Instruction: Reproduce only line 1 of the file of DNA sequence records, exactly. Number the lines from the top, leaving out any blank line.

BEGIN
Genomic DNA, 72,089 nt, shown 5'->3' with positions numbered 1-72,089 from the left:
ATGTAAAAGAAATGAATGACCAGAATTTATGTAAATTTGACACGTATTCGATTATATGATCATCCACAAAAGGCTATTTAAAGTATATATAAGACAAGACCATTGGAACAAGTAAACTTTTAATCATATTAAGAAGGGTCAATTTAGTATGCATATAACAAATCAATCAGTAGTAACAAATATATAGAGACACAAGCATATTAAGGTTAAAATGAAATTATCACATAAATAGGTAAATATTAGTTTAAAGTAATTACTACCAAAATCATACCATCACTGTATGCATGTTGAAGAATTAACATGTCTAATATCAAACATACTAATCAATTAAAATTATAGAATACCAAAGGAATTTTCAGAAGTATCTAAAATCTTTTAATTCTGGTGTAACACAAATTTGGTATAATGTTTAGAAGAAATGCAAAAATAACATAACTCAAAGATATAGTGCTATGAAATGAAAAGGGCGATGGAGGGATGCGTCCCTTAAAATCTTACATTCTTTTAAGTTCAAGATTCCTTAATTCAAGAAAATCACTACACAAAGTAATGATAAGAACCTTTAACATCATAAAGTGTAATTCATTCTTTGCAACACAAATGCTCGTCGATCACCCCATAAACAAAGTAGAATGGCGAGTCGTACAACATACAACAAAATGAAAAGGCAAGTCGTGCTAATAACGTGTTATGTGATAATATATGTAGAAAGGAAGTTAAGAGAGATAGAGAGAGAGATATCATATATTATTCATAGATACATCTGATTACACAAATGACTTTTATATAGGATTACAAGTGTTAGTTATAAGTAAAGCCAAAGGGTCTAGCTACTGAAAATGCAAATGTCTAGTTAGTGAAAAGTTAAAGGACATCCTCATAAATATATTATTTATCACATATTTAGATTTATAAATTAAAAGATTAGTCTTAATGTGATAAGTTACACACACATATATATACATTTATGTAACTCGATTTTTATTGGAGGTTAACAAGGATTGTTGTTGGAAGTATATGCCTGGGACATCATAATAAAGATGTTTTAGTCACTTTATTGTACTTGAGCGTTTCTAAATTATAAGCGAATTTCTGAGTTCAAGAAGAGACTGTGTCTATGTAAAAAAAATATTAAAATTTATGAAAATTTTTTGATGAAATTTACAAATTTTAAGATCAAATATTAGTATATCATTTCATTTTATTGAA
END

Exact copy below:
Genomic DNA, 72,089 nt, shown 5'->3' with positions numbered 1-72,089 from the left: